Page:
Engaging armed groups to achieve peace: can empathy do any good?

Share on Facebook Share on Twitter Select sharing service
Júlia Bacardit
  • First page of the ceia ansd Conciliation Resources report
    First page of the ceia ansd Conciliation Resources report.
  • Conciliation Resources Logo
    Conciliation Resources Logo.
  • ceia Empathy in conflict resolution logo
    ceia Empathy in conflict resolution logo.
  • Empathy has its own risks
    Empathy has its own risks.

Conciliation Resources and ceia have collaborated to produce a guide on the role of empathy while dealing with armed groups and conflict solving.

  • Concept of empathy

Empathy makes us think of kindness, well-being and solidarity. But there isn’t much need for empathy when the person in front of you is perfectly kind. That’s why the report begins by distinguishing cognitive empathy from affective empathy: with armed groups you need cognitive and objective empathy. 

Step out of ourselves and draw on imagination to figure out how someone else feels. Empathy is not linear but dynamic, and it implies two sides communicating and influencing each other: this, of course, has some risks. 

  • Empathy policy making

Outsiders see armed groups in a way that can lead to missed political opportunities. Problems are complex, and so are the reasons why people are part of any armed group. Without an empathy policy making, armed conflicts can become permanent.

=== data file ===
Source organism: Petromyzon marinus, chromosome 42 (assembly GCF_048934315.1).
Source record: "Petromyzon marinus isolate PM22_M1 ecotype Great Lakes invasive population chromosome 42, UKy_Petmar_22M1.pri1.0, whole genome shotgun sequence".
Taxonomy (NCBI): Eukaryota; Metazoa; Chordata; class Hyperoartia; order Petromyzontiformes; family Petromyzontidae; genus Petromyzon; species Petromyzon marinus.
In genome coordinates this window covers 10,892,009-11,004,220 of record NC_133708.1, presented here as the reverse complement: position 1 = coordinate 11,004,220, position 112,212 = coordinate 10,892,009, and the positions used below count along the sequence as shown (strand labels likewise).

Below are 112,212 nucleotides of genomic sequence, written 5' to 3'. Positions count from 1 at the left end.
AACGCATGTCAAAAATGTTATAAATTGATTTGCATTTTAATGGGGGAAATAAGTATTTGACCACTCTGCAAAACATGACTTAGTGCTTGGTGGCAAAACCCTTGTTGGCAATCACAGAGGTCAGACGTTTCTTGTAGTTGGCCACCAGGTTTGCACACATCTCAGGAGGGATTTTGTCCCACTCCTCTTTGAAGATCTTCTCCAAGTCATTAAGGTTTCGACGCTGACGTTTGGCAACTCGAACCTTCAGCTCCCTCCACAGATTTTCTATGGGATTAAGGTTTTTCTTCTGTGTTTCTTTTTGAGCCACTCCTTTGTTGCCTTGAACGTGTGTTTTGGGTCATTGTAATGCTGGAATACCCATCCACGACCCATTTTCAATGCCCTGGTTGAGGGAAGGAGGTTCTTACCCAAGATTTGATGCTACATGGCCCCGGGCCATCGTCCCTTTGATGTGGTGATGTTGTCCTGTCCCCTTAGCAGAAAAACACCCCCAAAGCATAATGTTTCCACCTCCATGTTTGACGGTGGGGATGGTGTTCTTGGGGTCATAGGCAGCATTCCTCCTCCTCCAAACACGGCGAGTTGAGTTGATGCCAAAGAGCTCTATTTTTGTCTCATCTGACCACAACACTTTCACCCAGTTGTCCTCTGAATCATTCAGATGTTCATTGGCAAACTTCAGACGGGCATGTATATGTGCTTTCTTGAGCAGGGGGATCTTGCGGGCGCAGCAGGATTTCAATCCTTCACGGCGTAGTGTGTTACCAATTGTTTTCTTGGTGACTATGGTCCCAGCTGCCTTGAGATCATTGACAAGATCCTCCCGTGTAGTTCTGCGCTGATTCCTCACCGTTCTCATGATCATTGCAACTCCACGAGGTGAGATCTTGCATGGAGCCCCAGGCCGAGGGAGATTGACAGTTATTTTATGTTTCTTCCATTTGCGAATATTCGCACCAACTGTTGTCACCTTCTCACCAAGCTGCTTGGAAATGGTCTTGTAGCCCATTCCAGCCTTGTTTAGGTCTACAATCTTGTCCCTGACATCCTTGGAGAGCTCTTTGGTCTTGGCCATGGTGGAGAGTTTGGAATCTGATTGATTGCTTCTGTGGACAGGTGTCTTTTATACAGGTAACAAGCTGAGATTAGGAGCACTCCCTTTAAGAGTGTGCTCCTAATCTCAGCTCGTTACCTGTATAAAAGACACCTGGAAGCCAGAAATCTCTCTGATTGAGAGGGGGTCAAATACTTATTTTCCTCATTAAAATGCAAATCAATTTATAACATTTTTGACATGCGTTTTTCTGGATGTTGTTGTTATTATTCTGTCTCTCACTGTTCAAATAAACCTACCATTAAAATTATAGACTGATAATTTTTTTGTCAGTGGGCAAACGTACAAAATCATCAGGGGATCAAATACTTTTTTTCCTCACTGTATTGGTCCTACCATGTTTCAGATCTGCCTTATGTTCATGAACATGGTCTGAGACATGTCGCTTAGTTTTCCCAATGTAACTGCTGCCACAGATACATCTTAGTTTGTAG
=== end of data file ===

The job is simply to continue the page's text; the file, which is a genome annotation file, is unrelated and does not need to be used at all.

Institutional narratives can be counter-productive because they focus so much on data that they dehumanize the most important narrative of the armed adversaries: what goal is driving them, why do they fight and what do they stand for.

A better understanding of armed groups is crucial, and to achieve it diplomats need empathy wihtout exposing themselves to being called traitors or collaborationists within their own government. Quite often, conflict isinstrumentalized by political parties.

  • Utility of empathy

Putting yourself in someone else’s shoes means getting to know the priorities and concerns of the others; in this case, “the others” are the activists of an armed group. To do all of this you first need contact, human relationship.

There is no peacebuilding without empathy, and empathy happens only through human contact and relation. Even if the ‘not talking with the murderer/not dealing with terrorists’ argumentation may appeal to some outraged voters, the more political parties insist in political confrontation the harder peacebuilding gets.

  • Modalities of empathy

The question about who should empathize in the first place and the amount of time devoted to empathy are important factors in peacebuilding. Relationships are build with contact, but it is hard to empathize with someone who practices violence, and the more time one spends trying to do so the harder it gets to assume total empathy.

  • Limits constraints of empathy

The first rule to empathize is to know there are structural constraints to it, and even if two sides have developed a good communication and mutual respect, it can be difficult to find a constructive path. Acknowledging this is a realistic approach to conflict resolution.

  • Risks of empathy in armed conflicts

Reducing hostilities is not only about empathy: empathy is just a very useful tool to achieve trust and to stimulate engagement in the long run. As useful as empathy is, though, the risk of it is that you’re exposed to the other’s ‘pathology’.  

Empathizing with a degree of objectivity could be the solution to that Stokholm syndrome consequence of empathy, because it is no mystery that empathy can be instrumentalized by the members of the armed group.

If you want to know more about the subejct and receive some good recommendations for your peacebuilding organization read here

Add new comment

This question is for testing whether or not you are a human visitor and to prevent automated spam submissions.